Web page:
“I worked hard in high school, but they could have worked me harder,” said Belisle, now a sophomore. “Not only was I adjusting to new people, a new place to live and a new city, but I was adjusting to a new way of learning.” | From the U.S. Department of Education to the company that designs the Advanced Placement (AP) program, experts have described a growing problem: High-school and college expectations rarely connect. Most high-school graduates are not prepared to enter college, studies show. And when they do enroll, many are not prepared to succeed. —Cara Solomon —College-prep expectations don’t mesh with realities (Seattle Times)
I have great sympathy for students who have been told all along that they are bright, but who have never been asked to work hard until they get to college. In fact, I think it’s a tragedy that students like Miss Belisle (quoted above) weren’t challenged to reach their full potential.
I remember that some idealistic part of me died when, a few years ago at my previous job, I was teaching a freshman composition course and made a reference to “when you used to do homework for high school,” and the class burst out laughing. When I asked them why, they said they never did homework beyond cramming the night before an exam (or more likely the lunch period before an exam). They watched movies during English class instead of discussing books that they read outside of class, and their English papers were summaries of the plot that they remembered from the movie (or that they got from Spark Notes). The very idea that an instructor would read their essays and check them for logical consistency and critial content, rather than simply for grammatical correctness, floored them.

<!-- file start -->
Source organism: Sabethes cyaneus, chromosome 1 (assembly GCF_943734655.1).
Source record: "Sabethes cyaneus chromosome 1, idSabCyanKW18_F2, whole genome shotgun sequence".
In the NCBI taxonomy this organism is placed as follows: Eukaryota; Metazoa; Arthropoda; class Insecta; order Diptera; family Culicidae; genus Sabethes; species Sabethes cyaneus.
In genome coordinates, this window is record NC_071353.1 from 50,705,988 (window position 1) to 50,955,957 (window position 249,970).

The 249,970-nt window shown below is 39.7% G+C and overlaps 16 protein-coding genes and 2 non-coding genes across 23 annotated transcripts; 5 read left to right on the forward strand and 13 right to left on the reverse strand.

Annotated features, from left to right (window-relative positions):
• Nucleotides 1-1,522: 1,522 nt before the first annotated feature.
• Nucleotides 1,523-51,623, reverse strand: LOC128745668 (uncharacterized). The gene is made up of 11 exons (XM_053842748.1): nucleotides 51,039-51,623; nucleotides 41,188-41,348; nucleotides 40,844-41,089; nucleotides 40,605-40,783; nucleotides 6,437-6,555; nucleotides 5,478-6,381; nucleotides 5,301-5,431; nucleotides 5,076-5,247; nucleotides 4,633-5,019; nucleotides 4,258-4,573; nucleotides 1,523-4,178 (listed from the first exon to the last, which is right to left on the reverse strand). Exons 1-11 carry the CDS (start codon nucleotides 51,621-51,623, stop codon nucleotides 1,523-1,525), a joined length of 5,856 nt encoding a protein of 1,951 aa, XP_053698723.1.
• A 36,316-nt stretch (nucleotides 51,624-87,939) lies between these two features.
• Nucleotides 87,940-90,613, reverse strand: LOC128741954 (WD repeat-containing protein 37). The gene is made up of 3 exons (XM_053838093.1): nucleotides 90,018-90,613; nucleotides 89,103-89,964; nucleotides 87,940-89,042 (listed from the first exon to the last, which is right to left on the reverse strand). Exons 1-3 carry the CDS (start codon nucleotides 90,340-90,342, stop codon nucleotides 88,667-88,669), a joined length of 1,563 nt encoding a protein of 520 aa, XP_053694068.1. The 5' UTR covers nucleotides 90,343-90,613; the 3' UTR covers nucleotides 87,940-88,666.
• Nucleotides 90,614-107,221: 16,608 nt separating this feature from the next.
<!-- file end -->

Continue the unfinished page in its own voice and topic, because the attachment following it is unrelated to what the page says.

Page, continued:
Last year, National Geographic published an article about dorm life, and one college student reported spending eight hours a day entertaining himself with games, TV, or the Interent, three hours a day in class, and an hour or two a day on homework. I don’t care how “bright” this kid is, or how much time and effort he puts into charming his teachers — he’s not going to succeed in college for long.
I don’t mean to presume that every student who isn’t doing well is wasting their college tuition in this manner. Seton Hill University has numerous resources, ranging from tutors to in-class note-takers to financial aid to counseling of all sorts, to help students who are struggling. Yet I am stunned to see that some students react instead by simply not showing up in class.